The Mayflower and Speedwell in Dartmouth
Although the annual Thanksgiving Dinner marks the survival of the early European settlers in New England, the less remarked upon, but nonetheless remarkable story, is of the initial obstacles they encountered even before setting sail across the perilous Atlantic Ocean. This is set to change with a series of events taking place in the lead up to and during 2020, the 400th anniversary of the sailing of the Mayflower and its 102 passengers to a new life in a new world. We are exploring the Mayflower heritage in Dartmouth in this feature, one of a series on the historic voyage of the Mayflower.
The Mayflower Story should, in fact, be the history of two ships. But, the lesser-known Speedwell, on which the Pilgrims travelling from the Netherlands had set sail, failed to embark on the ocean crossing due, it is rumoured, to sabotage by sailors fearing the journey ahead.
Having rendezvoused initially with the Mayflower at Southampton, the Speedwell limped along the south coast of England, before being abandoned finally in Plymouth, where the famous “saints” and “sinners” regrouped and reembarked on their journey to a new world in the Mayflower.
The false start from Southampton took the Pilgrims on a detour when the Speedwell ‘leaking like a sieve’ and the Mayflower were taken to Dartmouth to make good the damage, before setting sail again. The Mayflower was moored on the River Dart besides what is subsequently known as Pilgrim Hill while repairs were made to the Speedwell in Bayard’s Cove natural harbour. So the Mayflower heritage is real here – and definitely worth exploring
Dartmouth is a town full of culture, history and heritage, dating back to 1147. With its sheltered and deep-water moorings, Dartmouth has always been an important harbour. It was a setting off point for the Crusades and the D-Day landings, for the ships fighting the Armada and for privateers heading out to pillage enemy ships. More peacefully, the port was a centre for pilgrims heading to Canterbury as well as for merchant vessels sailing the Atlantic and Mediterranean.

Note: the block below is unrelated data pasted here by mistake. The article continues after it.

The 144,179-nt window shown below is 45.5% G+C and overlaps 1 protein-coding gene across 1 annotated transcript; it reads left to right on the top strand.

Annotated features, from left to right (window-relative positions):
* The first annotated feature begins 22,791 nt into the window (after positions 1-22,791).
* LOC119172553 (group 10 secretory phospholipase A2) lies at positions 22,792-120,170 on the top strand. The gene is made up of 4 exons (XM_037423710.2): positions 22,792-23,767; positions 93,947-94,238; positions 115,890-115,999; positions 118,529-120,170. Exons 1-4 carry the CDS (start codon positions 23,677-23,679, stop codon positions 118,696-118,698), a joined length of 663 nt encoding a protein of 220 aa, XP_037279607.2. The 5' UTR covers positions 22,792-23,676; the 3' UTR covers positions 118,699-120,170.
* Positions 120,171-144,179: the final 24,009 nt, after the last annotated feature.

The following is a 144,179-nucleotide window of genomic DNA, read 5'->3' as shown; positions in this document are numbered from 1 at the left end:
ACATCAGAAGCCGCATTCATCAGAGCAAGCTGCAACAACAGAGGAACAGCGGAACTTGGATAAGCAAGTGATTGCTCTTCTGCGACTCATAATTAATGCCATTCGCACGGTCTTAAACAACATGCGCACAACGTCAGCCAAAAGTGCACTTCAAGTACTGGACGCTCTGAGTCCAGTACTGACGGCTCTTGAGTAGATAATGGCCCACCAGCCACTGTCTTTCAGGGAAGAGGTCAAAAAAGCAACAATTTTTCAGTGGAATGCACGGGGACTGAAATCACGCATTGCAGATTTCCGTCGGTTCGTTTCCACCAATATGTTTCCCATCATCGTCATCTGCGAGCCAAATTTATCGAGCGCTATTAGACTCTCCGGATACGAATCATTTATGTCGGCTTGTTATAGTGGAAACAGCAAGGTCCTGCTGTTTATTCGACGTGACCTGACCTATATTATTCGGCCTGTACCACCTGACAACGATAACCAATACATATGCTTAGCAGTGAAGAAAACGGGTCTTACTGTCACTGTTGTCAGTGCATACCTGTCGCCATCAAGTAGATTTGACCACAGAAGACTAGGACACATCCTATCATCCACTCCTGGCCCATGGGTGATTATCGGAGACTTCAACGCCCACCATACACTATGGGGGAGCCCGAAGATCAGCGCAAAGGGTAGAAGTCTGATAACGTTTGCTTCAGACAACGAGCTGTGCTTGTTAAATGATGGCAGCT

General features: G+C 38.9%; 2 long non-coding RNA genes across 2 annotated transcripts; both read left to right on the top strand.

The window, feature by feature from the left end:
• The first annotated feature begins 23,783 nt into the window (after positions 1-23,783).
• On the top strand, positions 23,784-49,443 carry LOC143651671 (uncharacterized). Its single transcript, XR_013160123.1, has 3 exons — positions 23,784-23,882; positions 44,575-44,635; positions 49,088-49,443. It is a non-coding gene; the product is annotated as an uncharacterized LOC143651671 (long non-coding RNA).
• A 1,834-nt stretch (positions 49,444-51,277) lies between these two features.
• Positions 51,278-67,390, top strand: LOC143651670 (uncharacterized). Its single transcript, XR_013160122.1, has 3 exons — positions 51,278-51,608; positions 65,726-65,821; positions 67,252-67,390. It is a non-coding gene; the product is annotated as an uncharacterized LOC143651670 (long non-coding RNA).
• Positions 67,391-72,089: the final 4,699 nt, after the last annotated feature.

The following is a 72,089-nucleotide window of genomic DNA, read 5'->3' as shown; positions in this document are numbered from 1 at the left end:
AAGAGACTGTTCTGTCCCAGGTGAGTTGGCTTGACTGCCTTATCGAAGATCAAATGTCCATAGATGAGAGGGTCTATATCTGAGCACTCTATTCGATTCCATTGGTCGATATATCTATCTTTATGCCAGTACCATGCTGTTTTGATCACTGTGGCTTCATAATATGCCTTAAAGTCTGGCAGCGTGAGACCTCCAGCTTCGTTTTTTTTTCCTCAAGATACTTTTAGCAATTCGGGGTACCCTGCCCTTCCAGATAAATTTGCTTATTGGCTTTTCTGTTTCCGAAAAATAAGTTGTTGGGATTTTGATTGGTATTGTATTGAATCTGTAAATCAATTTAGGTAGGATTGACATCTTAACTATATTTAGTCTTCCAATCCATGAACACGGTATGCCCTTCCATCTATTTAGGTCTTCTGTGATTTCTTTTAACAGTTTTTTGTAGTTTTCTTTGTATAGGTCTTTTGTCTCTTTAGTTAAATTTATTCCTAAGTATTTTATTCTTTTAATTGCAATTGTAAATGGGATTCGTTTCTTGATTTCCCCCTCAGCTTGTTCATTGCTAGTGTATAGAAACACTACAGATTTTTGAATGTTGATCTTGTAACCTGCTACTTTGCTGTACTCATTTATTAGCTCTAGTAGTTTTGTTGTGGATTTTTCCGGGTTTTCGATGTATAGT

The history of Dartmouth is the history of England, with its 14th century church, the remains of a Tudor castle (built to protect the English from the French over centuries of diplomatic fall-outs), Elizabethan houses, a Jacobean shopping mall, a naval college built high on a hill when England’s navy ruled the waves and the quayside which the Pilgrims would still recognise.
A good point of orientation is the Dartmouth Museum housed in the historic Butterwalk, a delightfully wonky terrace of merchants’ houses built in the first half of the 17th century. With an eclectic collection of historic artefacts, it offers fascinating insights into the town’s development throughout the centuries. A particular highlight is the unique, priceless, plastered ceiling showing the Tree of Jesse, Jesus’ family tree, thought to be the only representation in plaster and lucky to have escaped destruction by the Roundheads during England’s bloody Civil War.